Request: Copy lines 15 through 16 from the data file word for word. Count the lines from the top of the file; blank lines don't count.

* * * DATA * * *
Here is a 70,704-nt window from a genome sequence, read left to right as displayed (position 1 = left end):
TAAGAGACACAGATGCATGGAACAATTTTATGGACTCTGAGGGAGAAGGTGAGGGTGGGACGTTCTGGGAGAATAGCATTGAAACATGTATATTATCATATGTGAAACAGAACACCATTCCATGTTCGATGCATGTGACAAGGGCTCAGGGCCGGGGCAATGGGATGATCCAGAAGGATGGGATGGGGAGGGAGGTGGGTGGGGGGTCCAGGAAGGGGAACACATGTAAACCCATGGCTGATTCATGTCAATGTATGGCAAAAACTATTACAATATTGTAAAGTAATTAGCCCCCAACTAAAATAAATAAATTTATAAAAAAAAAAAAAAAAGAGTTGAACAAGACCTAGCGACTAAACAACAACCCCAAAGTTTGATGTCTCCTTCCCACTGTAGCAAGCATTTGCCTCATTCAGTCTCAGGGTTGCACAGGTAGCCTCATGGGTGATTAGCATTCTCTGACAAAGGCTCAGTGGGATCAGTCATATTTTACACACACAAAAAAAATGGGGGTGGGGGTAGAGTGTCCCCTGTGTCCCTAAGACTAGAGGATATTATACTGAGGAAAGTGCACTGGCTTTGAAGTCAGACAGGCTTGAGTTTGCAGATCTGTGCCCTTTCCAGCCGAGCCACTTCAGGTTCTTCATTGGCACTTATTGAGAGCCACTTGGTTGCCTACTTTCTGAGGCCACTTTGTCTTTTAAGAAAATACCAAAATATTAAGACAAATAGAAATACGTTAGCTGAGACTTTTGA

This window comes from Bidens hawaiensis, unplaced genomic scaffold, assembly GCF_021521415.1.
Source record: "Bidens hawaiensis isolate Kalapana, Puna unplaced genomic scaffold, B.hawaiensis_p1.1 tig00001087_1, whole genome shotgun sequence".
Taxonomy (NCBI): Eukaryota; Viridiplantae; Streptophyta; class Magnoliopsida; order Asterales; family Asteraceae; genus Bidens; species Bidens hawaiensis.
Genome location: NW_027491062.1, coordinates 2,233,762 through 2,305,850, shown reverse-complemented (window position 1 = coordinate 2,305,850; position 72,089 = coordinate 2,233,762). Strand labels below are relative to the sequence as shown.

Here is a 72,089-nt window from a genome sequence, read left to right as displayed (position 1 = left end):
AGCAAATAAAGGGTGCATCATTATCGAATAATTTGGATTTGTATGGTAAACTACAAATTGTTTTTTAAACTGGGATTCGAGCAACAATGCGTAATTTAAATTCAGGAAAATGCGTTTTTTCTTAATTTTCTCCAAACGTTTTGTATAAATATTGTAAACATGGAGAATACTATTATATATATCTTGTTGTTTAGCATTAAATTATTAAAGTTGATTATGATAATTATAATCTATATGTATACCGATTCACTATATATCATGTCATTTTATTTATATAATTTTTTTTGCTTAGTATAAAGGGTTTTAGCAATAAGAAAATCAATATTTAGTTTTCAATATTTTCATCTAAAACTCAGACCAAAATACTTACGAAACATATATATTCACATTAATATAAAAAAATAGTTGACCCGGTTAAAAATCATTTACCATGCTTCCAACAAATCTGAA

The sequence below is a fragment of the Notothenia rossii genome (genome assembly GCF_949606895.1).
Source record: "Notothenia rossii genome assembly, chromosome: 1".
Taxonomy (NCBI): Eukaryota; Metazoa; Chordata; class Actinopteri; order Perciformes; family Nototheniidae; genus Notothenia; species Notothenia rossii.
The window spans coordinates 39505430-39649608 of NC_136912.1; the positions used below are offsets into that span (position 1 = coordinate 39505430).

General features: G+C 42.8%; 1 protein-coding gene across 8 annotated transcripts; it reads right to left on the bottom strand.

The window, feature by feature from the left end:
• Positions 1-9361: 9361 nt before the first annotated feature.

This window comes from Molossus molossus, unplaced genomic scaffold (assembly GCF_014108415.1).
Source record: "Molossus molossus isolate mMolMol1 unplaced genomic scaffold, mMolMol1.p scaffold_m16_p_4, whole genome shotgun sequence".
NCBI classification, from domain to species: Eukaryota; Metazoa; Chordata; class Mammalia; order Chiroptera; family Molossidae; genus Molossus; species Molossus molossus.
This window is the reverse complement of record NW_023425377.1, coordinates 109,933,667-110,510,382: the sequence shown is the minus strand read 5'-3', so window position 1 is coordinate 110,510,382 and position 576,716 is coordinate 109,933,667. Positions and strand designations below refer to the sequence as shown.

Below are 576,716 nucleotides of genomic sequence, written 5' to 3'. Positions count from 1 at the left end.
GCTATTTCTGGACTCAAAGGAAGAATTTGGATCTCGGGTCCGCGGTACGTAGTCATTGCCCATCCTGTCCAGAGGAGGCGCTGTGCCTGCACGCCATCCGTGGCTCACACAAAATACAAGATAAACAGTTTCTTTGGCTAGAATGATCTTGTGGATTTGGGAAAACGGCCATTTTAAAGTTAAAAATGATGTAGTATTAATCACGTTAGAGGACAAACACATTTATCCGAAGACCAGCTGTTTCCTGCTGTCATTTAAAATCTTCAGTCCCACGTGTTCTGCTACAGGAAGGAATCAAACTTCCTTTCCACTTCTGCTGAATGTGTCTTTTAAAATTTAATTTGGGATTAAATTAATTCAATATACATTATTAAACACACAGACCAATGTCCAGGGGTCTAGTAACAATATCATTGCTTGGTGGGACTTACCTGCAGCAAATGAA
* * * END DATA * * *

• Positions 1-9361: 9361 nt before the first annotated feature.

This window comes from Molossus molossus, unplaced genomic scaffold (assembly GCF_014108415.1).